Women in value chains: towards equitable participation

In this blog, Jo Morris reflects on how to achieve more equitable participation of women in global value chains.

The international research programme Capturing the Gains presented some general research conclusions about the way in which a more equitable participation of women in global value chains (GvCs) can be achieved through effective private, public and social governance. The research highlighted the way in which collective bargaining brought positive results for women workers. This is a key element of Fair Wear Foundation’s Strategic Partnership with trade unions CNV Internationaal and Mondiaal FNV, funded by the Dutch Foreign Ministry.

The researchers found that improved conditions for women workers (contracts, maternity leave, paid overtime, higher basic salaries, improved health and safety) were frequently the result of collective bargaining arrangements with local trade unions. The concluded that ‘collective bargaining agreements provide channels for negotiating better conditions, a more positive workplace environment and reduced sexual harassment have positive productivity impacts. More can be done to promote gender equality within unions, such as promoting women’s union leadership and the interests of casual workers. Collective bargaining agreements between industry associations and unions, and bringing labour brokers into the agreements, could be encouraged’.

One issue that was highlighted in all industrial sectors researched by Capturing the Gains was the importance of ‘workplace policies to address discrimination and sexual harassment and support women workers’ rights (to) attract and enhance women as a skilled, productive and committed GvC workforce’. Preventing violence and sexual harassment is a key component of the FWF Strategic Partnership.

But promoting the rights and participation of women in the garment industry requires a range of responses, at various levels. Capturing the Gains research highlighted:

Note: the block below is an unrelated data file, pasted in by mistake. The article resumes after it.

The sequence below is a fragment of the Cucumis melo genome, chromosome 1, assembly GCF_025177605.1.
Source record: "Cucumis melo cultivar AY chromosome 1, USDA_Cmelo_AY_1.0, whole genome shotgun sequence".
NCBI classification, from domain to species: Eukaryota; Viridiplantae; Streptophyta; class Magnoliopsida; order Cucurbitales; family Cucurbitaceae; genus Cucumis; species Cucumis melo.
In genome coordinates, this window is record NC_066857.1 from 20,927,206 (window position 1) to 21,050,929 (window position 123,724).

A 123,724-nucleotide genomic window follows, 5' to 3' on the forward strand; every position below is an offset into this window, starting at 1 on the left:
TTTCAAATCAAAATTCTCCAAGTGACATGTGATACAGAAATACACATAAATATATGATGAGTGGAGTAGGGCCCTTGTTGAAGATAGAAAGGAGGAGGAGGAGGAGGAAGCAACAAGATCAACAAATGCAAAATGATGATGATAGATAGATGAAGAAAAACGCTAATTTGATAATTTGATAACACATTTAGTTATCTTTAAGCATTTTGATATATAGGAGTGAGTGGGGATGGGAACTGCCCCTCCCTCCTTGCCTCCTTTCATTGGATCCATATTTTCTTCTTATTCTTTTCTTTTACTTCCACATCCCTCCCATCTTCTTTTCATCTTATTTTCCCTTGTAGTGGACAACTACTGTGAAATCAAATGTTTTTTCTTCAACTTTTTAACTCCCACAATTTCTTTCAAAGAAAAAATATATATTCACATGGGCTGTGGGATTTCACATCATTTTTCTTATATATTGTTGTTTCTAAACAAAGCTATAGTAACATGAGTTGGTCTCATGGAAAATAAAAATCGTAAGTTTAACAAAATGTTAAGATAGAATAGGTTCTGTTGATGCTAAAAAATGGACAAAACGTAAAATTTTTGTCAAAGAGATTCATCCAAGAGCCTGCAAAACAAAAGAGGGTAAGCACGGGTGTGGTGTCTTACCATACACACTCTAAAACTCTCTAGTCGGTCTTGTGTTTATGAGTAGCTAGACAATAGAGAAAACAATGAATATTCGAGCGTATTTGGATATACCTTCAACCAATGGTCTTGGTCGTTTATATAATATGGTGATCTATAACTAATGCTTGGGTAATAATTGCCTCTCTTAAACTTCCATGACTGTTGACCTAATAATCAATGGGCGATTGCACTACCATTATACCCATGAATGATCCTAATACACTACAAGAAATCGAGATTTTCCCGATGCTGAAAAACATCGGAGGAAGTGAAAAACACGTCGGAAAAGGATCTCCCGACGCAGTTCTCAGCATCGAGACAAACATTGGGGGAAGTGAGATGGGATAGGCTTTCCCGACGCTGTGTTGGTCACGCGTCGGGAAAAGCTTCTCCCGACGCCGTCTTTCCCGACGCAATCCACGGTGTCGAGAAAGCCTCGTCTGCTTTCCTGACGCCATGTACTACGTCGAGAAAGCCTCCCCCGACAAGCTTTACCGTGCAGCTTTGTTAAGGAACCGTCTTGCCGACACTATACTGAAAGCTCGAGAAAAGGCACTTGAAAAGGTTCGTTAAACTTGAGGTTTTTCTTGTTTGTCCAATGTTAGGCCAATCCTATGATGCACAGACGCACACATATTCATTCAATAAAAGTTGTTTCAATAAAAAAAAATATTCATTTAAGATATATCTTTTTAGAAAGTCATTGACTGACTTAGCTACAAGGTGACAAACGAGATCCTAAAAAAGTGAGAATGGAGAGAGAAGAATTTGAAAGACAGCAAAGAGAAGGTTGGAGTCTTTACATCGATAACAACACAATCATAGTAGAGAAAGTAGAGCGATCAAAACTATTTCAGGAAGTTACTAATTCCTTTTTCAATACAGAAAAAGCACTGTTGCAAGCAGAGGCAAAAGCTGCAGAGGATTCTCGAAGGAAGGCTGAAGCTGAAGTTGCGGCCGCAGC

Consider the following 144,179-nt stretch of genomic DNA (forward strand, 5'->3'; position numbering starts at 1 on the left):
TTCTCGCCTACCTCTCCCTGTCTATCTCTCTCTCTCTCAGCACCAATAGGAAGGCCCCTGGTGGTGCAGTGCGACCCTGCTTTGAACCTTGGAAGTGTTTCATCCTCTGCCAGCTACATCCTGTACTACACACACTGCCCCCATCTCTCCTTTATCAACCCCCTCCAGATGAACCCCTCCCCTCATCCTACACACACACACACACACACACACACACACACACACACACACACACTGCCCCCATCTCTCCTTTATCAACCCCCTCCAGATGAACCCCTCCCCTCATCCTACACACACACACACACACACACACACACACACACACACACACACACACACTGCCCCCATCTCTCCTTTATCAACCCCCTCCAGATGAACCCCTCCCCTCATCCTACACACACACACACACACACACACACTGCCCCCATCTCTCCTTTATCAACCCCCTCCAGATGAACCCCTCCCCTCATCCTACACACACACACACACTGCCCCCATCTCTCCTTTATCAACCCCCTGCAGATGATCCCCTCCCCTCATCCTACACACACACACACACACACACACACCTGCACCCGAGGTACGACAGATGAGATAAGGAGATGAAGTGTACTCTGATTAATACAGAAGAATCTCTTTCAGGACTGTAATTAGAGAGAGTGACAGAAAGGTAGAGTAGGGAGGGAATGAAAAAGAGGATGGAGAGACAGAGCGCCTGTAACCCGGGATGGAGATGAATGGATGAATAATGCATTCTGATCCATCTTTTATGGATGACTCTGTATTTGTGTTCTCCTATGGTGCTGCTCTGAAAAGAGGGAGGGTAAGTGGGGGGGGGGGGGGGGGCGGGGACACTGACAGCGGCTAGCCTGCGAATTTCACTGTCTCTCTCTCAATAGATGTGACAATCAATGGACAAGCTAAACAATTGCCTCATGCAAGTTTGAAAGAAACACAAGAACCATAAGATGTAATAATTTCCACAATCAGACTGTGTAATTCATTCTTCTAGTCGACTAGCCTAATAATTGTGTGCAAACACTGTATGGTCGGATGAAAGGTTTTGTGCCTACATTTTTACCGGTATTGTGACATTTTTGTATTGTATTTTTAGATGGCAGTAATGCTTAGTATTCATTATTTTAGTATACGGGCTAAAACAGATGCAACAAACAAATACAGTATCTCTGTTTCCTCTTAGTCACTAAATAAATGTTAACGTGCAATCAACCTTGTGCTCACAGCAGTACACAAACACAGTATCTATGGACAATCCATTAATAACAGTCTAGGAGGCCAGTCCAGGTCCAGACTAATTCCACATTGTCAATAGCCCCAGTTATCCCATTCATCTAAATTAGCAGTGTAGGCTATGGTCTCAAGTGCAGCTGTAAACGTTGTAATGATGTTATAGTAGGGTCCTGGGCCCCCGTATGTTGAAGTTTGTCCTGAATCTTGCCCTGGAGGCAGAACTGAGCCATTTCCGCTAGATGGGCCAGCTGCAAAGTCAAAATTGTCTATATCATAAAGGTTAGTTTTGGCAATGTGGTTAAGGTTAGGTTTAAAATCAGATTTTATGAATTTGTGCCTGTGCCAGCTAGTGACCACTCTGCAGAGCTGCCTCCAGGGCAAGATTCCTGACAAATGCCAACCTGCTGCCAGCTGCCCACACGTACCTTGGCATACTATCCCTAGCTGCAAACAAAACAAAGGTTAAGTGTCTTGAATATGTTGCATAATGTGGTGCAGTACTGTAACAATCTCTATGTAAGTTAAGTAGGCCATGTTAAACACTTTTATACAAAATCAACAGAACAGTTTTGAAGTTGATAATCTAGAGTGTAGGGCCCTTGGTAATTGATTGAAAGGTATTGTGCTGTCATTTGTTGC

• Skills shortages: Skills are essential to meet quality and standards required for economic and social upgrading. A key finding is that in many locations there is an increasing shortage of appropriate skilled labour. Investment in women’s training, and better remuneration and conditions, would help attract and retain a larger pool of skilled workers.
  • Women workers as an asset: The value of women’s contribution to quality output needs greater recognition and remuneration. Proactive strategies are needed to educate and train women workers (not just men). Women need better promotion opportunities and career paths, particularly in jobs considered ‘male’. Female mentorship programmes can be established to guide women who are entering traditionally male jobs.
  • Social compliance and codes of labour practice: Civil society organizations (CSos),often led by women, have highlighted women’s poor working conditions in GvCs. Companies have responded with codes of labour practice to avert bad publicity. These have helped regular workers, but casual workers (women) are often overlooked.
  • Monitoring must effectively address gender discrimination and the particular concerns of women workers. Buyers can create incentives, train and help suppliers to implement social compliance measures that take on board temporary workers’ concerns, and address demands for a ‘living’ wage and gender equality.
  • Enabling rights and voice: Studies showed a strong association between social upgrading, union representation and international and national civil society advocacy. In Kenya and Uganda, hospitality unions advocated against workplace sexual harassment and have collective bargaining agreements with major hotels. In African floriculture, international CSos, such as Women Working Worldwide, joined forces with national CSos and trade unions.
  • Legislation and trade policy: Gender equality legislation is often poorly implemented or inadequate and hindered by the dearth of gender-disaggregated evidence. Government promotion of women in GvCs can help in pursuing a ‘high road’ to economic and social development.
  • Better public safety and transportation for remote and nightshift workers are simple first steps of wider policy interventions to assist women workers. Government-CSO-union collaborations can be effective in providing training to help companies reduce sexual harassment and, as in for example horticulture, promote gender equality and better health and safety in the workplace for men and women.
  • Trade agreements and aid for trade initiatives may include social clauses, but these require a stronger gender focus. There is a need to extend preferential trade agreements that support women-dominated value chains.
  • Women’s empowerment: Working in value chains provides millions of women with jobs and incomes – which can bring greater economic independence, social connections and voice. Development can open doors to new life opportunities. These are powerful reasons to support women and greater gender equality in GvCs.


Jo Morris is  Visiting Professor in Practice, London School of Economics and Political Science, Gender Institute.  She is FWF’s gender


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